Jaguar Land Rover has been a leading light in terms of innovation and reliability – two ideas that aren’t always compatible but that JLR has managed to bring together time and again – and its newest venture just proves this very important point. Jaguar Land Rover has put together a consortium of industry partners and impressive academic minds in order to put time, effort, and money into the research and development of lightweight composite materials that will go on to be used to manufacture JLR’s hugely popular cars.

The four-year project known as ‘Tucana’ isn’t just about helping Jaguar Land Rover gain more press and a bigger audience; what it’s really about is finding a way to ensure the UK becomes a “world leader in low-carbon technology, helping prevent 4.5 million tons of CO2 emissions between 2023 and 2032”. A noble cause indeed, and one that we can certainly get behind; emissions are something that we are working hard to reduce, and although we as a nation still have a long way to go, Jaguar Land Rover’s efforts are sure to make a big difference.

JLR is also hoping that this project will encourage more people to take on the ownership of electric vehicles since there will be more available in a wider range once a newer, more lightweight material has been found to make the cars with. The more lightweight the car, the more speed and power a battery can offer, turning what might have been a no-no for some car enthusiasts into a go-go-go.

The idea behind the research and development within Tucana is to find a way to develop lightweight powertrain structures and vehicle materials that will replace the more traditional materials used, most usually aluminium and steel. By using composite materials, exactly the right levels of strength, cost, and sustainability can be determined, ensuring that the cars produced using these materials are going to appeal to a wide range of people and be cost-effective too.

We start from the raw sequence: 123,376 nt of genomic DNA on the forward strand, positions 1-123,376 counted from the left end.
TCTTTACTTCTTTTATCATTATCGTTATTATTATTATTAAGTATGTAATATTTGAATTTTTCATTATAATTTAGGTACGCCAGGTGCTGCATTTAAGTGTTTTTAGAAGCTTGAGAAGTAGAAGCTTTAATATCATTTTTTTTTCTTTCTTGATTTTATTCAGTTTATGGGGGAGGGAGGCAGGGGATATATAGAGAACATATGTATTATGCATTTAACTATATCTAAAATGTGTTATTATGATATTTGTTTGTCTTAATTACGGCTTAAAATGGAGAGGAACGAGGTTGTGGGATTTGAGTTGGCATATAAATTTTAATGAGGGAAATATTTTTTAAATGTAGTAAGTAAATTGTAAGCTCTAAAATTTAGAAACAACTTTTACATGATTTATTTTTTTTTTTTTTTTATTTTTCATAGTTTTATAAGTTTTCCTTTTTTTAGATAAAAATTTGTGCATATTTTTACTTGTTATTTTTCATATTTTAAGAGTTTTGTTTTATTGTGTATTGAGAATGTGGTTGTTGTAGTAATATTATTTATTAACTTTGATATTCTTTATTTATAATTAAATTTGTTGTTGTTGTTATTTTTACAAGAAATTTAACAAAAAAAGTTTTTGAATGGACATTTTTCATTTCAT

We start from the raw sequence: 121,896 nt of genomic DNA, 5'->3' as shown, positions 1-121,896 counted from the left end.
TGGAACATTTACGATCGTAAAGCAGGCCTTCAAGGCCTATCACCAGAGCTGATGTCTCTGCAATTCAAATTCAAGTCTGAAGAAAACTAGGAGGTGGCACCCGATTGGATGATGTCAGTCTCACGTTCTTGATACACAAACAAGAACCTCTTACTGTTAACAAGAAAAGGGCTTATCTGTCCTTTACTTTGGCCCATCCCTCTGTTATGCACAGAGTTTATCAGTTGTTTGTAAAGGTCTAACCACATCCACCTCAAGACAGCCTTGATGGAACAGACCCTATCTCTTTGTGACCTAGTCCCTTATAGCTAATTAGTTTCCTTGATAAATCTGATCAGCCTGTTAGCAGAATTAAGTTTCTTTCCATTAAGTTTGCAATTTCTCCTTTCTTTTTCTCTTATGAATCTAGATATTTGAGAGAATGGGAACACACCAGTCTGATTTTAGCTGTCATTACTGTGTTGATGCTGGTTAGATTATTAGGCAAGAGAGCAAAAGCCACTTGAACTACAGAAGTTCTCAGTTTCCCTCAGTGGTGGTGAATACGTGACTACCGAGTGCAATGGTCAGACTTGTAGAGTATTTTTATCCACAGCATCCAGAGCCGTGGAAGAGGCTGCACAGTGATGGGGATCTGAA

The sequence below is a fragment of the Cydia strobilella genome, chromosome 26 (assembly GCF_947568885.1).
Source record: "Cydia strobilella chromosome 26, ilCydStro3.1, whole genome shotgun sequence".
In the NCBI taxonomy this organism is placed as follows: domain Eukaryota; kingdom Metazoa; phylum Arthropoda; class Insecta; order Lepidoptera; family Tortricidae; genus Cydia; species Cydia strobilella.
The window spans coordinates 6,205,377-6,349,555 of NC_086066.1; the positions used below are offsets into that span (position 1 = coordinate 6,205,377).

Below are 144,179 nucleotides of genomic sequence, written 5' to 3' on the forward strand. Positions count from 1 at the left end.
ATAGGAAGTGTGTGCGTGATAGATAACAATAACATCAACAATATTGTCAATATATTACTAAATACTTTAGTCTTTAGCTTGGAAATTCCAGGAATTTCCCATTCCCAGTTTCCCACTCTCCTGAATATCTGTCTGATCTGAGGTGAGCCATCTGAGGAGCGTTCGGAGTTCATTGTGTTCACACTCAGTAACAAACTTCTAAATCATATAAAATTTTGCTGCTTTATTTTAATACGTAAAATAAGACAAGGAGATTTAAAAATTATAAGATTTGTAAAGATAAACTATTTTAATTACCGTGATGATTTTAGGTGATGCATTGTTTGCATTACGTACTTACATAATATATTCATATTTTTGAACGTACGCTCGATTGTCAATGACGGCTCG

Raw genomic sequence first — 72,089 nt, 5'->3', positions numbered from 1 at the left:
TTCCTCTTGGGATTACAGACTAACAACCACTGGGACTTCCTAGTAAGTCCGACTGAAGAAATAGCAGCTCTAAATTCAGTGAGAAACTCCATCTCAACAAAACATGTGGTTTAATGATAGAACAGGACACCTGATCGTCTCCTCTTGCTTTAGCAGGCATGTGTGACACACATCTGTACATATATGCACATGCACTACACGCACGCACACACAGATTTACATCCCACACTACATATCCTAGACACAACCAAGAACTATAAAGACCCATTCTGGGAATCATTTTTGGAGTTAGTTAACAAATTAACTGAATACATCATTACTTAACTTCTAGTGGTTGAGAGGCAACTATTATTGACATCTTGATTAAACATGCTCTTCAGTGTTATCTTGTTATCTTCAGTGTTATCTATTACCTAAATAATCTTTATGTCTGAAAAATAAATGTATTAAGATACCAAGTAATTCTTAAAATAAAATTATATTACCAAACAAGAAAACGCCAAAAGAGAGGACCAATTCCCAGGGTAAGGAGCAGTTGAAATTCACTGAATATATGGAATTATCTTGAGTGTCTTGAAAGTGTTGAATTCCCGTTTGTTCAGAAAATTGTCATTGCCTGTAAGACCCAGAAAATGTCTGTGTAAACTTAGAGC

The composite materials will need to be thoroughly tested so that they can definitely deal with the torque that an electric motor is going to need, especially since that torque is on-demand. This is the main difficulty in developing a new kind of material. It’s easy to determine how aluminium and steep are going to work when used to create an electric car, but a new material created by JLR and its partners? That’s where the hard work starts. However, signs are good that, thanks to the vast experience that Jaguar Land Rover has in developing excellent vehicles, there will be progress made.

In fact, JLR has listed out its objectives for the project, and they include increasing vehicle stiffness by 30 percent and reducing the vehicle’s body weight by 35kg, whilst at the same time improving safety all round. It is thought that these objectives can be met using these composite materials, including carbon fibre. The plan is that there will be a fleet of prototypes by 2022, and the real testing can begin.

Jaguar Land Rover is partnering with the Warwick Manufacturing Group (WMG), Expert Tooling and Automation, Today International UK, CCP Gransden, and The Centre for Modelling & Simulation (CFMS) among others for this important project.

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